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Seer of ghosts & weaver of stories

(You are very much not forgotten)

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Found while trawling my blog archives for broken links:
Glad to see you
I started this journal on 20 January 2002; that means I've been posting here more or less consistently for just a month shy of thirteen years. This week, I've managed to comb through all posts from 2002 and 2003, and, in the process, I discovered a number of locked poem-drafts that I had completely forgot even existed. I don't think that these pieces are viable in their present state, but what's interesting to me about all of them is that they date from about March through December 2003. I've been sending them to a friend who I'm mentoring, as they've begun to write poetry only just recently. They've been asking questions like How often do you have to scrap a draft because it's unsalvageable? and What was your early work like?

My earliest work would technically be from about 1994 or 1995, but I'd hardly call my juvenalia material to be taken seriously outside a junior-high English class context. When it comes to discovering old drafts, it's stuff from about 2000 onward that interests me. I was deeply unhappy in music school, and writing was one of my coping mechanisms. 2003 was the transition year in which I left my music program and entered an English program, so it fascinates me that the drafts I've found all seem to have clustered in that window. As a point of reference, the earliest poems in my first collection, Lost Books (2010), date to 2004.


You're nowhere in these recesses. I looked
for half an hour or more, and I could not
find you here. Lucky for you. How is it
your eyes are silvered with everything
bright and bitter in this world that you
have ever been? Do you know what I see?
Photographs. Reflections. Pieces of paper
that I kick delicately from underfoot;
otherwise, I would crush them with my heel
and blind you. Your gifts aren't mine to take,
but I would have you ask yourself why
you cannot burn these things: delicate face
and poisonous eyes. If I am something
entirely rich and strange, then why
should my heel even have to hesitate?

Hyde Park, 1999
for M. Depasse

In that place where roses bloomed white and
shades of petal-blue that I'd never seen, you
told me that days like this came scarcely once
in an entire dozen. I wanted to know if crossing
the Channel was hard for you, if being subjected
to voices in the same key as mine with different
accidentals made you feel just as lost as I felt
when my feet touched the heart of your shore.

Into the Cold

Take me, take me back far
enough to remember
how falling through water
as sharp and cold as glass
and losing my breath to words
spoken in sparks of sunlight
because death was not proud

felt on my fingertips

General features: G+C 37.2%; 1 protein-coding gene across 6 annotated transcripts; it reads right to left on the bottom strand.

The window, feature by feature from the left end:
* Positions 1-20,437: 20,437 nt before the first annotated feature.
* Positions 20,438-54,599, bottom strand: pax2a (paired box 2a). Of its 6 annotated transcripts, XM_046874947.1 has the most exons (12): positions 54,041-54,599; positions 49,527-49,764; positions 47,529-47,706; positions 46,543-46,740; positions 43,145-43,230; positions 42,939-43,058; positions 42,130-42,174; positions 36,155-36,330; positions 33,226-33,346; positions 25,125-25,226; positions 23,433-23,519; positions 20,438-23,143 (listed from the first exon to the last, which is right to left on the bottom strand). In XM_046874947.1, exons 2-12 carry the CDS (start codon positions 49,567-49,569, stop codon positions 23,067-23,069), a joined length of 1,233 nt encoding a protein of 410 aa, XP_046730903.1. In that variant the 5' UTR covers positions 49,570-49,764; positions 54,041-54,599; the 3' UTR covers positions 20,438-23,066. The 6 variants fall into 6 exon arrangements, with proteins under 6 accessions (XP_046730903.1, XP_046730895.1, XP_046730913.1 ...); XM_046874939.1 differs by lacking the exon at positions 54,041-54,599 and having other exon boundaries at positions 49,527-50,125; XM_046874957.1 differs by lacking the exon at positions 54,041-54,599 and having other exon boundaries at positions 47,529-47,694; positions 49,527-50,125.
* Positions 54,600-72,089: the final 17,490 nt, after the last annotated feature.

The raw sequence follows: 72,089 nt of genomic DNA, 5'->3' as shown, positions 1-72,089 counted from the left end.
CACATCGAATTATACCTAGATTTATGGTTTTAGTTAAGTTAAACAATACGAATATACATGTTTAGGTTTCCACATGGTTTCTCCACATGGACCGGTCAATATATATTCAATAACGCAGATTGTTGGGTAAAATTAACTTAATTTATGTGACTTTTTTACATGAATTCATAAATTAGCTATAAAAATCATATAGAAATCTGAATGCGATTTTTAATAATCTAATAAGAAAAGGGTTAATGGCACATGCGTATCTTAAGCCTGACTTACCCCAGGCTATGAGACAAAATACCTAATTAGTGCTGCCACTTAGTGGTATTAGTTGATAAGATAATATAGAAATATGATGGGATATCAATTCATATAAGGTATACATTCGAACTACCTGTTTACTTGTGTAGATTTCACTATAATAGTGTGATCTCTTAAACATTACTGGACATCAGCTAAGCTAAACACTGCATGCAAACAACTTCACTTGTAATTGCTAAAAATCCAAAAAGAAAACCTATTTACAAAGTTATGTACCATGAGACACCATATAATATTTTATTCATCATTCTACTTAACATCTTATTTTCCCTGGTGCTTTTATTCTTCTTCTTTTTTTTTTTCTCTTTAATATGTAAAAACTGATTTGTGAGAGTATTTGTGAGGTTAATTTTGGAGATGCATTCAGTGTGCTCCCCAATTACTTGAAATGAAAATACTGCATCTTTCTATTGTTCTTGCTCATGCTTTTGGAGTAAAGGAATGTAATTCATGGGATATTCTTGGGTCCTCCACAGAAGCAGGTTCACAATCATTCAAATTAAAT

as velvet-hot as tears:

I am glad, so very glad
that you are here.

Minor Collisions

They called you ice maiden for a reason, palled
in veils of mourning before​ you​'​​d begun to bloom
as humankind. You are pale fire from birth, starred
by fierce Orion's arrow (Rigel the blue of your eyes,
grey and ​cutting ​and ​true). This winter is harsh beyond
your whitewashed dreams of sand on shore, hand on sore
heart for love of something much greater than country.

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By my present standards, these aren't quite publishable - but then, if I were to take them and do some hardcore revision on them, who knows, they might spruce up? I was just shocked to find them floating around back there in years past as private-locked posts. I don't even remember writing one of them.

Edited at 2014-12-11 12:46 am (UTC)

Earlier you mentioned about people being scared off of poetry nowadays - that it's presented as something inscrutable and hard. That's sort of how I feel - I have no way of understanding what makes a "good" poem vs a "bad" one. What makes a poem?

In tumblr!speak: HOW POETRY? HOW DO YOU POEM?

I can sort of recognise when one bit of my doggerel is better than another, but I assume it's all various levels of crap, because I have no objective measurements. Or something like that. Maybe I've adopted the notion that poetry is inscrutable and hard because I've never been educated out of it.

Perhaps sometime you could address this in a post? If you want? I dunno if December is full, or if you would want to think on it for another time.

In a startling turn of coincidence, this evening's December Blogging Meme post is going to be on that very subject! Somebody else had claimed today and asked for exactly that, only worded differently.

These are fascinating - I can see something of your current style being born in them. I especially like "Into the Cold".

It's always so interesting to read early stuff by writers I love! Thanks for sharing these.

I had a bit of a transitional phase in 2008-2009. Would be interesting to look back at those poems sometime. I still recall crystal-clear the one poem in early 2009 that signals the start of a new voice for me.

I'm tempted to say that "Into the Cold" and "Minor Collisions" are the strongest of this set; your liking of the former corroborates this theory, so yay <3

I started my LJ 4 months after you--drawn in at the height of post-FotR movie Tolkien fandom when this form of social network was new and shiny. It's still the shiniest form to me, here on LJ and DW.

I think that's when most of our cohort, as it were, were drawn in! My friend Esther gave me a code, and the rest is most assuredly history.

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